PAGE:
The Global Sustainability Jam was hosted for the first time in Kuwait, from 20 -22 November, under the guidance of Graphic Designer, Yara Faisal Al Adib. This dynamic Graphic Designer has lived in Syria, Lebanon, Netherlands, Italy and Germany and considers herself a citizen of the world. She is presently in Kuwait, as a self-employed Designer who conducts design-oriented workshops for different audiences, works on brand strategies, social initiatives, and trains in the NGO sector. Her aim is to provide the right tools and guidelines to empower professionals in the business and social sector to be successful. In the midst of supervising the busy event, she took a breather to talk to The Times Kuwait about this aspirational event, and how it could possibly help Kuwait.
What are some of the issues you are passionate about?
I love traveling: it feeds my eagerness to meet new people, discover new places, and mingle in new social settings. Laughing with people I like is also something I cherish. It is also important for me to challenge myself, and I constantly seek new challenges to overcome.
How did the event start in Kuwait and what is it meant to achieve?
Each year in November, people interested in creativity, conceptualizing, and collaboration get together in different cities around the globe for the cause of “saving the world in 48 hours.” This is the motto of the Global Sustainability Jam, a non-profit event that started in Europe in 2011, organized by an international network of people, who were interested in exploring approaches to creativity and problem solving. My purpose for hosting the Jam is to shed light on the importance of such a global event that aims to inspire and empower the citizens for creating a better Kuwait. The mission of the Jam is to bring together professionals and students from various backgrounds to spend a weekend creating sustainable products and services for Kuwait. Thanks to Sirdab Lab who willingly provided the space to host such a noble event and supported me all the way throughout the Jam.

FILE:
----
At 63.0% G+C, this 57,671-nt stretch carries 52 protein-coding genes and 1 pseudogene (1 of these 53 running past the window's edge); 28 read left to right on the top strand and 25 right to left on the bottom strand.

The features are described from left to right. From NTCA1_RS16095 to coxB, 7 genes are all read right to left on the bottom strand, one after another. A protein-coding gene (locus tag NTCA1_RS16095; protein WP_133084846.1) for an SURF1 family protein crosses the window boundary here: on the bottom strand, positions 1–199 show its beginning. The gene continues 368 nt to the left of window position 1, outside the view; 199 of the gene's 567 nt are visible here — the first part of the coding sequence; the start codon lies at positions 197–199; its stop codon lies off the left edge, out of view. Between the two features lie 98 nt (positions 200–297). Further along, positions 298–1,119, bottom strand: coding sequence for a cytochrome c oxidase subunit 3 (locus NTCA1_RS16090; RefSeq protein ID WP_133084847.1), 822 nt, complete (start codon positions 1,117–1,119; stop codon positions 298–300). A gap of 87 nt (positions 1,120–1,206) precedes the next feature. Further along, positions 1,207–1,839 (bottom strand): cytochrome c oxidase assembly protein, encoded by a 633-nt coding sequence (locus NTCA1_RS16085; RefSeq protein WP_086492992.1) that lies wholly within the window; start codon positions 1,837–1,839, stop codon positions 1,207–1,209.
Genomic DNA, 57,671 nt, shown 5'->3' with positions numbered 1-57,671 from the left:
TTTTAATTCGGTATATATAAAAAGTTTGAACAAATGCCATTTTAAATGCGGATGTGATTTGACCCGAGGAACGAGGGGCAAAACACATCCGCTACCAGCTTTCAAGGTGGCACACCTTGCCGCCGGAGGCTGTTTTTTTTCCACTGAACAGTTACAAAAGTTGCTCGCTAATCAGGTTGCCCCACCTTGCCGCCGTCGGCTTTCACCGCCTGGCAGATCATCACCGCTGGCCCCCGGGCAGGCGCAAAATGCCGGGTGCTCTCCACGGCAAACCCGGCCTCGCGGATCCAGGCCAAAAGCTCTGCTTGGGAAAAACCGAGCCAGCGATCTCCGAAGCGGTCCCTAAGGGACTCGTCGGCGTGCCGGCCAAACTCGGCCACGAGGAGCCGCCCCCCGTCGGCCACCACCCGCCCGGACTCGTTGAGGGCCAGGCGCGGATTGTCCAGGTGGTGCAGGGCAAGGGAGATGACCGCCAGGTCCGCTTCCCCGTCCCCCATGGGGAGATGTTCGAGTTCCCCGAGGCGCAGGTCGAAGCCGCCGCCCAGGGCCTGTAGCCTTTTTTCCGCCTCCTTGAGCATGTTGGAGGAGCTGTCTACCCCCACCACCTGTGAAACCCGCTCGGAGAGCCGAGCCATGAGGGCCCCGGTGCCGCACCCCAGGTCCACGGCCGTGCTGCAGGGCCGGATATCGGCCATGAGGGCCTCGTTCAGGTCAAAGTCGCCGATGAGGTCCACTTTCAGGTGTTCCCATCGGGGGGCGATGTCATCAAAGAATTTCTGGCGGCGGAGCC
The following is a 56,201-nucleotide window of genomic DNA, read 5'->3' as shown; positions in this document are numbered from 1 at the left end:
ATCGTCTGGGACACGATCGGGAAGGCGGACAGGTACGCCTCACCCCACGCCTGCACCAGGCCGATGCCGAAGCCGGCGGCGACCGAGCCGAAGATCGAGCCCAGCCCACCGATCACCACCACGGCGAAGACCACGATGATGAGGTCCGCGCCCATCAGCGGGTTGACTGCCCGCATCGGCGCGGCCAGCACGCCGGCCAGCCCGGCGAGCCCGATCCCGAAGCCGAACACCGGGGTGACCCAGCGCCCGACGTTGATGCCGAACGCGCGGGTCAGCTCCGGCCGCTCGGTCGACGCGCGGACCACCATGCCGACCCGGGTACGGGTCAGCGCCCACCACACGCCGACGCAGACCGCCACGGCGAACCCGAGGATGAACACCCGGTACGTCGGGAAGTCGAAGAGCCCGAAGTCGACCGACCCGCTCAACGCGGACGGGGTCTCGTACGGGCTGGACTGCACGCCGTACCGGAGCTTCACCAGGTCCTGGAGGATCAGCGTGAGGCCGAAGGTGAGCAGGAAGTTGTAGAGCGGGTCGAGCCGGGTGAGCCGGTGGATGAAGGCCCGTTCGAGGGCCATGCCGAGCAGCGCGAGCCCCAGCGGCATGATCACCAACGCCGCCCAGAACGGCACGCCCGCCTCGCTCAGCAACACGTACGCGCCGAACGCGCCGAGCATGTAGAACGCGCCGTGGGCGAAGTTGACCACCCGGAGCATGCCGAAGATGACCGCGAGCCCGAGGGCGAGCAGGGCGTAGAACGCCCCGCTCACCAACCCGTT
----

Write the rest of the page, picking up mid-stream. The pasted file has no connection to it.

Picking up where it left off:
What is your involvement in the Global Sustainability Jam?
I decided to organize and host the Sustainability Jam in Kuwait for the first time among 60+ cities world-wide. I was previously a Jam participant in several European cities for the past three years, it was such an insightful and memorable experience that I wanted to share it with Kuwait. To connect with participants in the real world, I invited various Kuwaiti professionals who are currently working around the theme of sustainability. Such professionals like architects, businessmen, innovators, and makers explained the meaning of sustainability by showcasing their projects and current perspective on sustainability in Kuwait. These professionals are the role models and mentors who inspired the other participants and broadened their perspectives.
What is the importance of sustainable development to Kuwait?
Sustainability is an important issue that all countries must take into account in the purview of social, environmental, and economic development. Educating the public, especially the youth, about the importance of sustainability will create socially and environmentally aware citizens. Because the Jam is in Kuwait and the participants are either locals or expats, the ideas will emerge from a need and a desire to create change. Today many sustainable initiatives like community gardens, local farming, recycling services and cultural events are transpiring in a mission to create a more sustainable Kuwait, socially, environmentally, and economically. The Jam enriches existing local talents and helps to emphasize innovative ideas. I also aim to host ‘The Global Service Jam’ in February 2015 and the ‘Global Government Jam’ in June 2015, with the same goal of inspiring and motivating the youth to pioneer services and ideas for Kuwait.